“His majesty saw fit to visit us once more?” she asked in her usual irreverent tone.
“Do not mock your emperor, Eavan,” Z’Lé warned her.
Stentran pushed him into a seat, then took his own beside Dintave. Something had changed in that hidden room every time Z’Lé entered it; before that day, there had not been chairs.
“You have to answer but one question for us, Z’Lé. It the last time that we shall ask it.” Eavan held his gaze, not letting him look away, such was the darkness in her eyes. “Does Arialla carry your third child?”
The silence of his hesitation was answer enough for Eavan. She stood, pointing an accusing, damning finger at the emperor. “Z’Lé Spyrytte, as you still have not fulfilled your pact with the Dark Lord of the Abyss, you shall be cut off from all aid that he once granted you. Your spell shall fade, your army shall dwindle, and you shall lose all that you have gained since forming the agreement.”
Z’Lé stared stupefied into the darkness of the Eavan’s cowl. He could make out no visage in such darkness.
“I have foreseen the very fate that you most dread, Z’Lé,” Eavan told him, her tone grave. “The divinations have worsened hourly since dawn. Even if Arialla conceived your child tonight, there would be no hope for you.”
She noted his look of rage and disbelief. “You have no right to serve us your anger. After all, Z’Lé, there are rumors that she was taking her own herbs to prevent your child from taking root. You should have been keeping a more watchful eye on her.”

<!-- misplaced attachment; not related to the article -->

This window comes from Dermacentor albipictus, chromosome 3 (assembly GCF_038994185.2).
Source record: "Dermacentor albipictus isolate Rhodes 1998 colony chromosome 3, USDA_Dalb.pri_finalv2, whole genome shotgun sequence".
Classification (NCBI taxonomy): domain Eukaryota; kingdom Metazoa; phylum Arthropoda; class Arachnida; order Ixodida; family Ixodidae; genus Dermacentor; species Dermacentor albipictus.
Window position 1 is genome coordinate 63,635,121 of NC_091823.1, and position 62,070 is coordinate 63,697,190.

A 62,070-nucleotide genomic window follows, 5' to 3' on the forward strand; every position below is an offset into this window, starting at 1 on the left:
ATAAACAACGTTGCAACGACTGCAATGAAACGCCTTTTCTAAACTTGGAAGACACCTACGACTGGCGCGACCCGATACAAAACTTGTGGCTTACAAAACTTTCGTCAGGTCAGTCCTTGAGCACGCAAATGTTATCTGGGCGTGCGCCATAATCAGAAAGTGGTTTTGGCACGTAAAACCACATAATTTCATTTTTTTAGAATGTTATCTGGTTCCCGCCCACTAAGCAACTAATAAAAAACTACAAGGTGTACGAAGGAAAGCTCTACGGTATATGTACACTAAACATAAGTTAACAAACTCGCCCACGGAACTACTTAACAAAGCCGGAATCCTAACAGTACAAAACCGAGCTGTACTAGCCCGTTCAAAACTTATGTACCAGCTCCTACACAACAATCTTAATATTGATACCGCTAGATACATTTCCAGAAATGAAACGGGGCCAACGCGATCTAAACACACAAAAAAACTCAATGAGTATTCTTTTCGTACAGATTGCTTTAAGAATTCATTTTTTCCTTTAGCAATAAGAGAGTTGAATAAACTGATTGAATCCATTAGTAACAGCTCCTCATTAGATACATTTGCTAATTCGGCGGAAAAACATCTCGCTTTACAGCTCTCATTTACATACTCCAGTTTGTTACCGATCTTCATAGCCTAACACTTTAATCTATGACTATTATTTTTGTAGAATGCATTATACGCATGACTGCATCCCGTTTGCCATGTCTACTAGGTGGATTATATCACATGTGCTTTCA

“She nearly died of them both,” he reminded her. “I could have lost her because of your demands!”
“A sacrifice fit for Métius, then,” Eavan hissed back. “I daresay– you truly are in love with her, aren’t you? She is a curse upon your heart if you would take on a promise that you could not fulfill just so you have her in your arms.”
“You have soiled your hands so badly that she will not go near you now.” Stentran told the emperor, his tone was mocking, even threatening. “Métius shall watch as your empire slowly falls. He shall take it for himself, even if it means destroying it. From this point on, so long as you live, you shall suffer. All you can do now is submit to our master, Lord of the Abyss, or fight against him as you lose everything.”